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Qualities of a great leader from Jim Collins

We’ve written a lot lately about what leads to IT project failures and what causes CIOs to get fired. Today I heard about business failure — and its flip side, how companies go from good to great. Yes, this was a talk by Jim Collins, author of the book by that name. And though he’s probably given this talk hundreds of times, his speech during the CIO lunch at Gartner’s Symposium ITxpo was a rousing testimonial to leadership — from what makes a great leader to what distinguishes him or her from a mediocre one, and the causes (almost all self-inflicted) of business failure.

The talk was full of useful insights, especially for all of us looking ahead to 2010 and trying to figure out what to do and what’s going to happen (beyond Gartner’s prediction of 3.3% IT spending growth).

Some of it was even CIO-specific. But more on that in a moment.

First, some things he said about who leaders of “great” organizations are:

  • Most (more than 90% of the CEOs) have been promoted from within.
  • They start out creating a pocket of excellence in their domain, wherever in the organization it is. Not because they want the recognition but because they care about the organization and the work.
  • Their drive and passion isn’t about themselves. It’s about the work, the organization, the purpose.
  • Their purpose isn’t just making money or increasing shareholder value. “You have to have a reason to struggle, a reason to endure,” he said.
  • They are willing to do whatever it takes for the organization, within the bounds of their values.
  • And here are some of the things they do:

  • They have the discipline to be consistent.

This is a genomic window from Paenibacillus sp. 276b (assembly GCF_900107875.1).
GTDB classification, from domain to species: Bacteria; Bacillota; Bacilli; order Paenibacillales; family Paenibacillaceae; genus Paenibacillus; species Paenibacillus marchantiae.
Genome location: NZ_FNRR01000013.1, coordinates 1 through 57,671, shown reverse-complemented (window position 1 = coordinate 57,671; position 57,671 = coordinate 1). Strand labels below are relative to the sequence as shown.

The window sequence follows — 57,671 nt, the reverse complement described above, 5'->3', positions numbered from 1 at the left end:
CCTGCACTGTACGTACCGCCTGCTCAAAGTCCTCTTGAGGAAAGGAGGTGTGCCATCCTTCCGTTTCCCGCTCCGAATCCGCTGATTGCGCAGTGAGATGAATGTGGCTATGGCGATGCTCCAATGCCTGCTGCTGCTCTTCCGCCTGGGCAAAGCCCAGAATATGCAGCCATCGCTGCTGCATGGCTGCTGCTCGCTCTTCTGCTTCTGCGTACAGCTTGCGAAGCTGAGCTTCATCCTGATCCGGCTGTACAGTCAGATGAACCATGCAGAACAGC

• They make decisions based on data. “The great look to data, empirical evidence,” he said. “Insight flows from empirics, not genius.”
  • They have an ability to anticipate and build what an enterprise needs before it knows it needs it.
  • They know how incredibly important people are. Growth that exceeds your capacity to get the right people in the right jobs leads to failure. They “get the right people in the right seats and then figure out where to drive the bus.”
  • They also have a plan in case a key person leaves.
  • As for CIOs, Collins talked to a dozen or so of them before his speech, and reported having a lively conversation on what makes a “great” CIO. (His use of great generally refers to consistency of strong results.) The outcome: “They agreed that the truly great CIOs have the leadership capacity that they could be CEOs.” In order words, all of the characteristics above apply.

    Are you a “great” CIO or “great” IT leader? Do you want to be? Try Collins’ free diagnostic tool for going from good to great.

    p.s. For those interested in the business failure side of his talk, another attendee blogged on Collins’ stages of decline.

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